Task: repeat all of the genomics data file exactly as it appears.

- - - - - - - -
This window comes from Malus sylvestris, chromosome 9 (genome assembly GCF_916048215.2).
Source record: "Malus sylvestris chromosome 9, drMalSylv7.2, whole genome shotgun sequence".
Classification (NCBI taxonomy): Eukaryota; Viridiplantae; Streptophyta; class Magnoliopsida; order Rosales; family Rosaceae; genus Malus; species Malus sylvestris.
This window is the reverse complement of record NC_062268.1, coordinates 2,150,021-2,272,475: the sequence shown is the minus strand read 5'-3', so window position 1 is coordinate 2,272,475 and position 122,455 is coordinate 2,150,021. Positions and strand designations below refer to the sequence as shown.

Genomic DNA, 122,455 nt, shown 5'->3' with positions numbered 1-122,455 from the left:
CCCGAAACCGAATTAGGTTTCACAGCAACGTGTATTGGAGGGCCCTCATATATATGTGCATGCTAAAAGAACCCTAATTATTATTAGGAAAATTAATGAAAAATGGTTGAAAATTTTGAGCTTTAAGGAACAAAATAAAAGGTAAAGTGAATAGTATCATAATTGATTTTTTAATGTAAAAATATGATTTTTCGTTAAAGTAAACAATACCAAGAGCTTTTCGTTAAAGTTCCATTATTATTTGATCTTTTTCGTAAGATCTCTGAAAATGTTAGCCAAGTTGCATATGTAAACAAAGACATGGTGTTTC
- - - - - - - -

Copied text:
This window comes from Malus sylvestris, chromosome 9 (genome assembly GCF_916048215.2).
Source record: "Malus sylvestris chromosome 9, drMalSylv7.2, whole genome shotgun sequence".
Classification (NCBI taxonomy): Eukaryota; Viridiplantae; Streptophyta; class Magnoliopsida; order Rosales; family Rosaceae; genus Malus; species Malus sylvestris.
This window is the reverse complement of record NC_062268.1, coordinates 2,150,021-2,272,475: the sequence shown is the minus strand read 5'-3', so window position 1 is coordinate 2,272,475 and position 122,455 is coordinate 2,150,021. Positions and strand designations below refer to the sequence as shown.

Genomic DNA, 122,455 nt, shown 5'->3' with positions numbered 1-122,455 from the left:
CCCGAAACCGAATTAGGTTTCACAGCAACGTGTATTGGAGGGCCCTCATATATATGTGCATGCTAAAAGAACCCTAATTATTATTAGGAAAATTAATGAAAAATGGTTGAAAATTTTGAGCTTTAAGGAACAAAATAAAAGGTAAAGTGAATAGTATCATAATTGATTTTTTAATGTAAAAATATGATTTTTCGTTAAAGTAAACAATACCAAGAGCTTTTCGTTAAAGTTCCATTATTATTTGATCTTTTTCGTAAGATCTCTGAAAATGTTAGCCAAGTTGCATATGTAAACAAAGACATGGTGTTTC